Wednesday, March 30, 2011

What I learn from 'post-SPM journeys'.

SPM results

Some did excellently, some did OK and some might be shameful to show their result slip to anyone. However, I must congratulate each and every SPM candidates (and their parents) who studied hard and smart, enduring loads of (unnecessary, which some could be) pressures and pep talk from tonnes of people. Whatever the outcome is, I pat you on your back for working hard and didn't use the 'Que-Sera, Sera!' mentality. You've conquered the first mountain in your life! Kudos!

I must admit, SPM is one of the biggest hurdles that I had to jump in order to do well in life. Though I worked hard and tried to understand the nitty gritty of all 9 subject matters, I did not get the result I wanted.

I was a student in one of the greatest boarding school in Malaysia, with superb teachers guiding me to excel in my studies, surrounded with extremely talented and brilliant friends, great infrastructure and disciplined lifestyle. I had it all, but in the end, I didn't do as well as my friends.

Why? A big question that was extremely hard for me to answer and comprehend when I was 18. 

What-people-want-me-to-be VS what-I-want-to-be.

At 18, most of us should have discovered our own interests as well subjects that we are dispassionate on. It is important for you to be sure the answer of a vital question, what do you love to do in long-term? 

I learned later that this was the answer of why I didn't do as well as I wanted in SPM. I learned it the hard way, which was after getting the result. I did not choose the correct path (or stream) that I could excel in. That was why I struggled to understand simple pure science concept when other friends could finish the Physics exercises in a breeze!

Hence, answering the question of 'what do I love to be?' is easy for some, but extremely difficult for others. Many issues will be involved, namely, your own parents, relatives, monetary issues, location of higher education institutions, etc.  

It is a HUMONGOUS step -  to choose your career choice carefully - because one wrong move will take you years and years to correct. Take your time, discuss with your parents, teachers, aunties, uncles, siblings, working cousins, or any other people that you trust. Don't forget Allah in this process. This is the best time to practice the istikharah prayers that you have learned theoretically in your Religious class (and you might get and A+ in your Agama Islam subject, too!) Ask Allah to guide your path to excellence, ask Him to help you to decide what's best for your life.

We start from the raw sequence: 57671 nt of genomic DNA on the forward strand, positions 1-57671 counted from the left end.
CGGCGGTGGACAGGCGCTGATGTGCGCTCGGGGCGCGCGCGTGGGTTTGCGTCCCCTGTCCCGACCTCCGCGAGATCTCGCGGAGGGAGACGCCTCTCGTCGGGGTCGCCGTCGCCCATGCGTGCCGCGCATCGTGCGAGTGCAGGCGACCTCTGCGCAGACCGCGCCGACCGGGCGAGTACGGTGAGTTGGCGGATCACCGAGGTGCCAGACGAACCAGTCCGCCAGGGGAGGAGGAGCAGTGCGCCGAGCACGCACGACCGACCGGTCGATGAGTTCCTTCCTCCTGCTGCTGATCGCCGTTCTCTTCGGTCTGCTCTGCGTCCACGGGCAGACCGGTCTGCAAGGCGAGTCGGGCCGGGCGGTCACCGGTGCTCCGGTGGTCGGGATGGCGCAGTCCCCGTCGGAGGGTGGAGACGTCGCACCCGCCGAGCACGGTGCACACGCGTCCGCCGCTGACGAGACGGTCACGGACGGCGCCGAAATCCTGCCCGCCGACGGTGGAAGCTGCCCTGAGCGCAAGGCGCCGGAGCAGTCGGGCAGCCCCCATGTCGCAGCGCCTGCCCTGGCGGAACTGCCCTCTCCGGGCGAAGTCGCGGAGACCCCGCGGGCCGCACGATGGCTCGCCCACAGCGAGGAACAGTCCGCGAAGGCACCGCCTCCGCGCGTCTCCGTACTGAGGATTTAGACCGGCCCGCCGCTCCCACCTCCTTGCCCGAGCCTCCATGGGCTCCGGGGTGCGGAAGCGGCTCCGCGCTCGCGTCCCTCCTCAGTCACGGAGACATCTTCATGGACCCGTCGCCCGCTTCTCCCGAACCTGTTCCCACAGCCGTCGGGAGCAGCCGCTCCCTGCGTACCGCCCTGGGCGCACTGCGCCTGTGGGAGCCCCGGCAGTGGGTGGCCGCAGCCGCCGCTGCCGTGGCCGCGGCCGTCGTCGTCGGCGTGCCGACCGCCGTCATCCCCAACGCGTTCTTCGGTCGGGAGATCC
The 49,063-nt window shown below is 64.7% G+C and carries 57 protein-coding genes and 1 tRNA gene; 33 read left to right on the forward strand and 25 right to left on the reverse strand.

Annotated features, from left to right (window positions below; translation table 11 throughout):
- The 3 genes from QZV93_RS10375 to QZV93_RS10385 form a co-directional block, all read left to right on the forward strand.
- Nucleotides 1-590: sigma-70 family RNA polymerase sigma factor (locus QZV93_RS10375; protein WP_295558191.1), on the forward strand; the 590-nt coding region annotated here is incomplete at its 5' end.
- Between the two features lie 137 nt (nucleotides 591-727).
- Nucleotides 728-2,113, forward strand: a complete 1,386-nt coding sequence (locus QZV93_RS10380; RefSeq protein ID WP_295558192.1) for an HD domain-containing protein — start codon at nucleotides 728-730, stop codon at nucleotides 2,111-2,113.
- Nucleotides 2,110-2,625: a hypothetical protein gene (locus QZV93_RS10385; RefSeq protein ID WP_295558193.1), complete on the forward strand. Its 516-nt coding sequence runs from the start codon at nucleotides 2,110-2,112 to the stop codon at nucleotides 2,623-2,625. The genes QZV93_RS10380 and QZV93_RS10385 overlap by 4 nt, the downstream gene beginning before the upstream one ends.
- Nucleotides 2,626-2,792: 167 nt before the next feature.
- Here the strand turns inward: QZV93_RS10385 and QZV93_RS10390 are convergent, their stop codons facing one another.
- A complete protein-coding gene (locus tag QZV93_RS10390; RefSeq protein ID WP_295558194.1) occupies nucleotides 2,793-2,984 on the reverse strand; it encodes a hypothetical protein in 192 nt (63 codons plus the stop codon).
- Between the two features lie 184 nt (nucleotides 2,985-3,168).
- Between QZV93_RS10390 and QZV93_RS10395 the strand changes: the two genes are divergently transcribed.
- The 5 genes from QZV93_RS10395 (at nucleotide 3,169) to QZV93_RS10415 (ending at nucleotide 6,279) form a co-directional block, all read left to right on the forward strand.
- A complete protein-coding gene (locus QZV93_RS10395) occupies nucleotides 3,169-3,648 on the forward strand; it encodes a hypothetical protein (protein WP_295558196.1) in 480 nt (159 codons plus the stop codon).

I sincerely pray that my cousin (Hani), cousins' children (Syirah, Aidil and Ain) as well as other post-SPM hopefuls will make wise decisions which will make them successful in their lives. I hope they will find a course that they really love to do. Earning loads of money from a career that you loathe is not cool, and you'll be far from being happy and contented in life. It'll be stressful and you'll end up to be less motivated. When you're less motivated, it's hard to grow professionally. Yes, you maybe rewarded materially but spiritually, you're a poor man. And I don't want you to be that.

So, all the best in living your dreams. Choose the best path for you (and for your parents, too) to live your life. Work hard and smart to achieve your goals. Persevere. Pray to Him. Remember, there are many ways to climb a mountain. If you're willing and passionate, you will overcome the difficulties. If you can dream about achieving it, the power lies within yourself to make it come true. So, persevere. Don't give up.

Our prayers are with you!

This piece is dedicated to 
Farah Hani Fauzudin
Iza Nur Ain
Tunku Aidil Idham
Syirah Zainal
SPM '10

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